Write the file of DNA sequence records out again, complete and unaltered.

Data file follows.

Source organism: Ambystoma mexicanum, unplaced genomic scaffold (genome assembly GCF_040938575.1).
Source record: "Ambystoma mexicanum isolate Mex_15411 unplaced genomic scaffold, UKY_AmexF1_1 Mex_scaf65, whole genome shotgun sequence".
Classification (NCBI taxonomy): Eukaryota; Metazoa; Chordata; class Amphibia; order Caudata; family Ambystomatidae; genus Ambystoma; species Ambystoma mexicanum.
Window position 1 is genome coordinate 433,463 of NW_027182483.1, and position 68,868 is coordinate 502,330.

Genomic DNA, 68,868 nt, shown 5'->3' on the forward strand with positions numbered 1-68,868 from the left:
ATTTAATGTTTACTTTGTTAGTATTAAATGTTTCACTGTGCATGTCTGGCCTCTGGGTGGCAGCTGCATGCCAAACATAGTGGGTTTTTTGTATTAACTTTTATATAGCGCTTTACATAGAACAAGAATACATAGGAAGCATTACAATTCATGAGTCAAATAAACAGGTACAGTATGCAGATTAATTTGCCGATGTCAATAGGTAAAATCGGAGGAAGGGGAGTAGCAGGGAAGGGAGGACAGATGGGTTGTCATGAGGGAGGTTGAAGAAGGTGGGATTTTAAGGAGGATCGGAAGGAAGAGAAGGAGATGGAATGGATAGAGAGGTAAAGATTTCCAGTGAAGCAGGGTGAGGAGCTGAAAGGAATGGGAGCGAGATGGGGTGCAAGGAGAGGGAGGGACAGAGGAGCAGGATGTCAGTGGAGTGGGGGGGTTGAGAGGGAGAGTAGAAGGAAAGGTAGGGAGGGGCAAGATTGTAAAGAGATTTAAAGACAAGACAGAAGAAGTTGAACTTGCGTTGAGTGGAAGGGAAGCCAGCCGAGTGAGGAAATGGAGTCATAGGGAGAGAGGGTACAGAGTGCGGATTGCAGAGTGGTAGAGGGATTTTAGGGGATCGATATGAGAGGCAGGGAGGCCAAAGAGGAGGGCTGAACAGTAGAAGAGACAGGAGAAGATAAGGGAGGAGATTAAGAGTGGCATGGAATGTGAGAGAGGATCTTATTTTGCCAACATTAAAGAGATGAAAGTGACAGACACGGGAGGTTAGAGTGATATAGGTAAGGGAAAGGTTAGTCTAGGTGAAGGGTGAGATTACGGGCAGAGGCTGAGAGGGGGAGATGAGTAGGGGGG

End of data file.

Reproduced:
Source organism: Ambystoma mexicanum, unplaced genomic scaffold (genome assembly GCF_040938575.1).
Source record: "Ambystoma mexicanum isolate Mex_15411 unplaced genomic scaffold, UKY_AmexF1_1 Mex_scaf65, whole genome shotgun sequence".
Classification (NCBI taxonomy): Eukaryota; Metazoa; Chordata; class Amphibia; order Caudata; family Ambystomatidae; genus Ambystoma; species Ambystoma mexicanum.
Window position 1 is genome coordinate 433,463 of NW_027182483.1, and position 68,868 is coordinate 502,330.

Genomic DNA, 68,868 nt, shown 5'->3' on the forward strand with positions numbered 1-68,868 from the left:
ATTTAATGTTTACTTTGTTAGTATTAAATGTTTCACTGTGCATGTCTGGCCTCTGGGTGGCAGCTGCATGCCAAACATAGTGGGTTTTTTGTATTAACTTTTATATAGCGCTTTACATAGAACAAGAATACATAGGAAGCATTACAATTCATGAGTCAAATAAACAGGTACAGTATGCAGATTAATTTGCCGATGTCAATAGGTAAAATCGGAGGAAGGGGAGTAGCAGGGAAGGGAGGACAGATGGGTTGTCATGAGGGAGGTTGAAGAAGGTGGGATTTTAAGGAGGATCGGAAGGAAGAGAAGGAGATGGAATGGATAGAGAGGTAAAGATTTCCAGTGAAGCAGGGTGAGGAGCTGAAAGGAATGGGAGCGAGATGGGGTGCAAGGAGAGGGAGGGACAGAGGAGCAGGATGTCAGTGGAGTGGGGGGGTTGAGAGGGAGAGTAGAAGGAAAGGTAGGGAGGGGCAAGATTGTAAAGAGATTTAAAGACAAGACAGAAGAAGTTGAACTTGCGTTGAGTGGAAGGGAAGCCAGCCGAGTGAGGAAATGGAGTCATAGGGAGAGAGGGTACAGAGTGCGGATTGCAGAGTGGTAGAGGGATTTTAGGGGATCGATATGAGAGGCAGGGAGGCCAAAGAGGAGGGCTGAACAGTAGAAGAGACAGGAGAAGATAAGGGAGGAGATTAAGAGTGGCATGGAATGTGAGAGAGGATCTTATTTTGCCAACATTAAAGAGATGAAAGTGACAGACACGGGAGGTTAGAGTGATATAGGTAAGGGAAAGGTTAGTCTAGGTGAAGGGTGAGATTACGGGCAGAGGCTGAGAGGGGGAGATGAGTAGGGGGG